Australian Bureau of Statistics (ABS) evidence proves there’s a very real desire for a ‘sea change’ around mid-life, after children have left home. This empty nest syndrome presents lots of challenges and is frequently an expression of a desire to downsize the home and simplify life. Empty nest syndrome is a real thing, and there are ways to help deal with it.

What is empty nest syndrome?
Empty nest syndrome, most simply, is a change in lifestyle and routine that occurs after a family's children have grown up and left the 'nest' to live by themselves. This leaves families with real estate which is impracticably large, meaning the homeowners have the option of selling the family home, which is likely to have increased significantly in value over the years, and investing the profit in a retirement unit or a smaller home.

Choosing a new home of a different size is referred to either as 'downsizing' or 'right-sizing.'

The moods you may experience during empty nest syndrome
Homes come with a lot of attachment and dependence. Selling your home is an emotional time. Experts say empty nest syndrome is more common in women because women are more likely to have had the role of primary carer. After the last child moves out, mums may feel as though their role has dramatically changed. The feeling is similar to being made redundant. It is possible to feel worthless, disoriented and unsure of what meaning the future may hold.

Experiencing this or know someone who is? Experts recommends to take time to adjust to your new emotions, try various stress-relief techniques, and sell up and move to a smaller house only once you have adapted.

Statistics prove empty nest downsizing is real
The Australian Bureau of Statistics (ABS) shows a desire for sea change after children leave home is real.

The ABS 2007-08 survey asked people in the category of 'older households without children,' who had recently moved house, the reasons why they moved. The results showed 22.5 per cent of people in that category moved because they wanted to downsize, far outstripping the 7 per cent of people who wanted a bigger better home at that stage in their life. In fact, moving to a smaller home was more common than any other reasons cited for selling the family home.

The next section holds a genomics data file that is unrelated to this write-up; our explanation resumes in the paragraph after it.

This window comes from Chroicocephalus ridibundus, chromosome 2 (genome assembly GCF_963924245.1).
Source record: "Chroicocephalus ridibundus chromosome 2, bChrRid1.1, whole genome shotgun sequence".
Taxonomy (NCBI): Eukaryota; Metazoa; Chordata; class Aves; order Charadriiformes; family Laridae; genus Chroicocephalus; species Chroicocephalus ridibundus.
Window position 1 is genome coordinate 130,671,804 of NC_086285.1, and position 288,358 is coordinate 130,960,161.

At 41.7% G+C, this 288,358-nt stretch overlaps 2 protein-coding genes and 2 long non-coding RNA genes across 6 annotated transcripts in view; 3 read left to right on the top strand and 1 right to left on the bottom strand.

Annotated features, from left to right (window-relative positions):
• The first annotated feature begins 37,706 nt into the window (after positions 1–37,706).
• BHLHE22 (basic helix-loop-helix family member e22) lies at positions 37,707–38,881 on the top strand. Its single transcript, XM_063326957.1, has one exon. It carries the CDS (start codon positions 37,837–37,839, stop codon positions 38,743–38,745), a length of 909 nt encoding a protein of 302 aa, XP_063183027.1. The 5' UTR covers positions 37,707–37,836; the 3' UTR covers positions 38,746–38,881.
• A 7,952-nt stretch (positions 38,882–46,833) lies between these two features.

More older parents are moving on from the big family home

Some tips when downsizing
The all-important goal when downsizing or rightsizing is to feel, well, right! Some tips for empty nest sellers who want to find the perfect sized new home include:

  • If downsizing for retirement, consider only properties with at least one downstairs bathroom and bedroom so stairs cannot become a problem – forcing you to move again
  • Choose a location that is central to where your children and friends live, if possible
  • Check the closet and storage space in smaller residences and be sure you have enough room
  • Look for properties within level, walking distance of local convenience stores
  • Give priority to properties that offer direct access from a garage to the interior. This can be a significant advantage during inclement weather
  • When considering apartment buildings, look for complexes without too many lifts or expensive to maintain facilities like multiple pools, balconies with planter boxes (leakage is a common problem), or extensive gardens
  • Think about ongoing home maintenance – a single level property is frequently more manageable over the longer-term
  • Research street reviews and suburb security

If your children have left and you'd like to put your home up for sale, help is just a click away. It may begin with the simple step of getting a free property appraisal

Ideally, it’s advantageous to involve your family in the process of choosing a new location too. Sometimes, your best advice and insights come from those who care most about you.

If you’ve been through the experience of empty nest syndrome and rightsizing your property, tell us about your experience.

Are you considering downsizing? Join the conversation below.

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